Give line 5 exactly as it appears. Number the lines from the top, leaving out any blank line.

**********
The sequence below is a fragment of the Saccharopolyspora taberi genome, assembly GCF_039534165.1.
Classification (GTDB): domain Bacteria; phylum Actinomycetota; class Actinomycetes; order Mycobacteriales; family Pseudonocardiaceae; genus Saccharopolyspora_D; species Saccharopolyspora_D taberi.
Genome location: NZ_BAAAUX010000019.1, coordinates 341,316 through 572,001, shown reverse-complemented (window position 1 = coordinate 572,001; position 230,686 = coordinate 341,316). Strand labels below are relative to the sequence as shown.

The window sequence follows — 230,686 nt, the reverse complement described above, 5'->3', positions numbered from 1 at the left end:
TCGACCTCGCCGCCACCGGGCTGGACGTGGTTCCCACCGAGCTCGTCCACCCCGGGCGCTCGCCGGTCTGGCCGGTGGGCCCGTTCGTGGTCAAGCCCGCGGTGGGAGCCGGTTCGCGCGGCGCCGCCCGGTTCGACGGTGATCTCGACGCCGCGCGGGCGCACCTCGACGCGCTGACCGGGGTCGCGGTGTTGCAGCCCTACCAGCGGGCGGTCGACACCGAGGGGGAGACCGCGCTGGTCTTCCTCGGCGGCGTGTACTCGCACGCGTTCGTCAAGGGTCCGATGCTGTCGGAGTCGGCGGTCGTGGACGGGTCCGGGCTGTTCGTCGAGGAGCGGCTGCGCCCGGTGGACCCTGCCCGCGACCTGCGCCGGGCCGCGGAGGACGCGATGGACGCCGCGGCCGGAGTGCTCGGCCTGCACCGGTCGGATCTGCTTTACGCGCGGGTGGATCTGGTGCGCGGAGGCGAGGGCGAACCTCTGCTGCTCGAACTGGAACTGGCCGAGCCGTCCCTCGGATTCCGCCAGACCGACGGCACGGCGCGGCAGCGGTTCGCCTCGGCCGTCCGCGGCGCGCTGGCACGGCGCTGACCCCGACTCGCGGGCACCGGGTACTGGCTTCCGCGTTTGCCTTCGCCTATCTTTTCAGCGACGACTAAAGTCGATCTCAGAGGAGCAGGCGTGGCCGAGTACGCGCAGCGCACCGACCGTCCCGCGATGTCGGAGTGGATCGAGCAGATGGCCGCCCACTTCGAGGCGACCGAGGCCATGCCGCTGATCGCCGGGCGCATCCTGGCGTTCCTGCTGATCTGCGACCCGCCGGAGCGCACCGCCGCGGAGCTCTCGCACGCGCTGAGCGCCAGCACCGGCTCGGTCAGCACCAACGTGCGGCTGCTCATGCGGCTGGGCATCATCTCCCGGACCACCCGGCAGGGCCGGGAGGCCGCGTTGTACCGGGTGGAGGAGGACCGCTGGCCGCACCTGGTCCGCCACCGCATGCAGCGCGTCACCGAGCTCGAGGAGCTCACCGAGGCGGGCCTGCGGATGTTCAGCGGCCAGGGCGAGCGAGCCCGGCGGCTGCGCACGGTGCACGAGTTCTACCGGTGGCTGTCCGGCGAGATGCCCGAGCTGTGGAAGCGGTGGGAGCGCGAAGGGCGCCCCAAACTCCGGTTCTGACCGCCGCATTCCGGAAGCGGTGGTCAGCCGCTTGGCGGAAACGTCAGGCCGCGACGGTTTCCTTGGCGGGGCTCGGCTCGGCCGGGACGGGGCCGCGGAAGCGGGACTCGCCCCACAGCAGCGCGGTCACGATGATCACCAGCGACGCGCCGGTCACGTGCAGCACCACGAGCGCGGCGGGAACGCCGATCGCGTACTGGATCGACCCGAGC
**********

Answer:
TCGACCTCGCCGCCACCGGGCTGGACGTGGTTCCCACCGAGCTCGTCCACCCCGGGCGCTCGCCGGTCTGGCCGGTGGGCCCGTTCGTGGTCAAGCCCGCGGTGGGAGCCGGTTCGCGCGGCGCCGCCCGGTTCGACGGTGATCTCGACGCCGCGCGGGCGCACCTCGACGCGCTGACCGGGGTCGCGGTGTTGCAGCCCTACCAGCGGGCGGTCGACACCGAGGGGGAGACCGCGCTGGTCTTCCTCGGCGGCGTGTACTCGCACGCGTTCGTCAAGGGTCCGATGCTGTCGGAGTCGGCGGTCGTGGACGGGTCCGGGCTGTTCGTCGAGGAGCGGCTGCGCCCGGTGGACCCTGCCCGCGACCTGCGCCGGGCCGCGGAGGACGCGATGGACGCCGCGGCCGGAGTGCTCGGCCTGCACCGGTCGGATCTGCTTTACGCGCGGGTGGATCTGGTGCGCGGAGGCGAGGGCGAACCTCTGCTGCTCGAACTGGAACTGGCCGAGCCGTCCCTCGGATTCCGCCAGACCGACGGCACGGCGCGGCAGCGGTTCGCCTCGGCCGTCCGCGGCGCGCTGGCACGGCGCTGACCCCGACTCGCGGGCACCGGGTACTGGCTTCCGCGTTTGCCTTCGCCTATCTTTTCAGCGACGACTAAAGTCGATCTCAGAGGAGCAGGCGTGGCCGAGTACGCGCAGCGCACCGACCGTCCCGCGATGTCGGAGTGGATCGAGCAGATGGCCGCCCACTTCGAGGCGACCGAGGCCATGCCGCTGATCGCCGGGCGCATCCTGGCGTTCCTGCTGATCTGCGACCCGCCGGAGCGCACCGCCGCGGAGCTCTCGCACGCGCTGAGCGCCAGCACCGGCTCGGTCAGCACCAACGTGCGGCTGCTCATGCGGCTGGGCATCATCTCCCGGACCACCCGGCAGGGCCGGGAGGCCGCGTTGTACCGGGTGGAGGAGGACCGCTGGCCGCACCTGGTCCGCCACCGCATGCAGCGCGTCACCGAGCTCGAGGAGCTCACCGAGGCGGGCCTGCGGATGTTCAGCGGCCAGGGCGAGCGAGCCCGGCGGCTGCGCACGGTGCACGAGTTCTACCGGTGGCTGTCCGGCGAGATGCCCGAGCTGTGGAAGCGGTGGGAGCGCGAAGGGCGCCCCAAACTCCGGTTCTGACCGCCGCATTCCGGAAGCGGTGGTCAGCCGCTTGGCGGAAACGTCAGGCCGCGACGGTTTCCTTGGCGGGGCTCGGCTCGGCCGGGACGGGGCCGCGGAAGCGGGACTCGCCCCACAGCAGCGCGGTCACGATGATCACCAGCGACGCGCCGGTCACGTGCAGCACCACGAGCGCGGCGGGAACGCCGATCGCGTACTGGATCGACCCGAGC